Tours Travel

Italy By Train – Holidays That Cost The Earth Nothing

Before the arrival of the Channel Tunnel and after the Eurostar, traveling by train to Italy was quite an undertaking. Once he had negotiated the British Rail part of the journey and the cross-channel ferry, there was the prospect of an uncomfortable night in a sleeping car. Many people can still be intimidated by the prospect of a 600+ mile journey through at least 3 countries and opt to hop on a plane.

These days, thankfully, we can put aside any concerns you may have. Plus, with airports and flying becoming an increasingly dehumanizing experience, there are more reasons than ever to choose a greener, more civilized mode of travel.

I left the beautifully restored St. Pancras International aboard the Eurostar. Although more expensive, I recommend Leisure Select (formerly 1st Class) as it has more space to spread out, tasty food, and free drinks to get you in the vacation mood. You can then sit back and take in the views as the Kent countryside and northern France flash by, before you know it (well 2 hours 15 minutes actually) you’re in Paris!

Arriving at Gare du Nord I took the RER to Gare de Lyon, changing trains at Ch√Ętelet Les Halles. The journey takes about 20 minutes. However, if you don’t feel like lugging your suitcase via the metro, take a taxi. It can be a bit longer by taxi, depending on traffic, though you do get the benefit of seeing some glimpses of Paris and the Seine and not have to worry about taking the wrong train or dealing with your luggage. Better still, give yourself 3 or 4 hours in Paris or stay overnight in a hotel and stroll along the banks of the Seine, through the Jardins des Tuileries or around Notre Dame and Ile St. Louis. Whichever method you choose to cross Paris, I would always allow 1 hour to 90 minutes between the two stations to ensure you have plenty of time and can enjoy the experience.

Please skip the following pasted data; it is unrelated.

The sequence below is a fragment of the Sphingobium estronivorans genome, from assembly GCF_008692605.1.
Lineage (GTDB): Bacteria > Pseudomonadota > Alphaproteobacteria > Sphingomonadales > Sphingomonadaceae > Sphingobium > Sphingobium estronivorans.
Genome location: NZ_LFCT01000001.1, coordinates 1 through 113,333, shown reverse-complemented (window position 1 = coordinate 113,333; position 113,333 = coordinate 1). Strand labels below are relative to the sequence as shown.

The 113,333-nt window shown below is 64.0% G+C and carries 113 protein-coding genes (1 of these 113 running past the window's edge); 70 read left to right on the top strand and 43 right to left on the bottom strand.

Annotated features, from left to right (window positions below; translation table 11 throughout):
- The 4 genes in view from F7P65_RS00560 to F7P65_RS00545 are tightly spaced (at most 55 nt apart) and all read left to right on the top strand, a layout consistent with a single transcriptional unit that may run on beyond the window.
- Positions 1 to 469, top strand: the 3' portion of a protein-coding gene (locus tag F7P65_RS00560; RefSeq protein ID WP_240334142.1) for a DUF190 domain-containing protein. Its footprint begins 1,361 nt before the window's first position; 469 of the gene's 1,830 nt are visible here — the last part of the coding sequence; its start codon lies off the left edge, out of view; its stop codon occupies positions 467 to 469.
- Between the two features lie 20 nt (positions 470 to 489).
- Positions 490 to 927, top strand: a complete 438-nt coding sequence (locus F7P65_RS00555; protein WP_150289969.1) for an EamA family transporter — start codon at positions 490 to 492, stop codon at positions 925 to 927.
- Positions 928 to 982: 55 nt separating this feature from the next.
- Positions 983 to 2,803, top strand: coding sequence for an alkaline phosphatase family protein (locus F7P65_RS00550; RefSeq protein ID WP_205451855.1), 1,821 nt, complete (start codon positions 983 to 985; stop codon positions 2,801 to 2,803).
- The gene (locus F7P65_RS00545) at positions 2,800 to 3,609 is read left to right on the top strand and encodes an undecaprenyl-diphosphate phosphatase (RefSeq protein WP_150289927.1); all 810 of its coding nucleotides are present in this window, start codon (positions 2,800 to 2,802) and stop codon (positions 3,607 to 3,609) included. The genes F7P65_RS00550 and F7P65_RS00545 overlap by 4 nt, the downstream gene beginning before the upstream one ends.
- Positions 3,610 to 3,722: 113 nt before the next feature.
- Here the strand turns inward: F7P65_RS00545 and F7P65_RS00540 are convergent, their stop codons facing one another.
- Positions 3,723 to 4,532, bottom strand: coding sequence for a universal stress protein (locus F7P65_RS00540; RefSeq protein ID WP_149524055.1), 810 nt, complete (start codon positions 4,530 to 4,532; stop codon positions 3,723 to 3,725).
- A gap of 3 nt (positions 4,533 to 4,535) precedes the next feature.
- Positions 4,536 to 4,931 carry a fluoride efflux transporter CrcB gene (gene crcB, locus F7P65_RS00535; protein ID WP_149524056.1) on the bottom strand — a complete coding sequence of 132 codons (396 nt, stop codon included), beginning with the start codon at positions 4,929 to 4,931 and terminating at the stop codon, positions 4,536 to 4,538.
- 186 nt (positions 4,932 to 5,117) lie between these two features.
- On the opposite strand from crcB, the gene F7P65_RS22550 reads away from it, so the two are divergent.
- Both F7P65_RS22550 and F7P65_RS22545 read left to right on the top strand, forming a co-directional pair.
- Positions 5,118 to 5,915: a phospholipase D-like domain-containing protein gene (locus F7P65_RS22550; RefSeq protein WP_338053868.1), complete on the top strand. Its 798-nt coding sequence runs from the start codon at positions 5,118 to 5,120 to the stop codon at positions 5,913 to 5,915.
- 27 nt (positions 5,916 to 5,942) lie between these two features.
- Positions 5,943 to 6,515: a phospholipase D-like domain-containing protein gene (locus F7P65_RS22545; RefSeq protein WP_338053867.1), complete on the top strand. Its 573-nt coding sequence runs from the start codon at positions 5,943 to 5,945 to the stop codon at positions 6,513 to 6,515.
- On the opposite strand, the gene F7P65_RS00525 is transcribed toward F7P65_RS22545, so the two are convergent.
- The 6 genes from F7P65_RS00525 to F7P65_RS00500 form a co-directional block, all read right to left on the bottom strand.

My destination was Dijon, chosen because it is a good place to take a break on your trip and it is a very attractive medieval city. The TGV from Paris gets you there in about 1 hour 40 minutes, passing through beautiful French countryside. I spent the night at the 4 star Mercure Dijon Clemenceau. The hotel is about a mile from the station, a 5-10 minute taxi ride, and is very convenient. There are 2 and 3 star hotels closer to the station.

Feeling refreshed after a good night’s sleep and the classic French breakfast of croissant and coffee, I continued my journey from Dijon to Milan, changing trains in Bern. The benefit of this route is that you enjoy a more scenic route to Italy, through the Swiss Alps and, in this case, the beautiful Bernese Oberland. You can also ride another elegant TGV followed by the Cisalpino tilting train that meanders towards Milan. Traveling on day trains, you get the benefit of all the stunning views from the comfort of your seat.

If you’re in a hurry, you can reach Milan in a day from London or travel overnight on a sleeper train. Although I prefer the more relaxed day trip.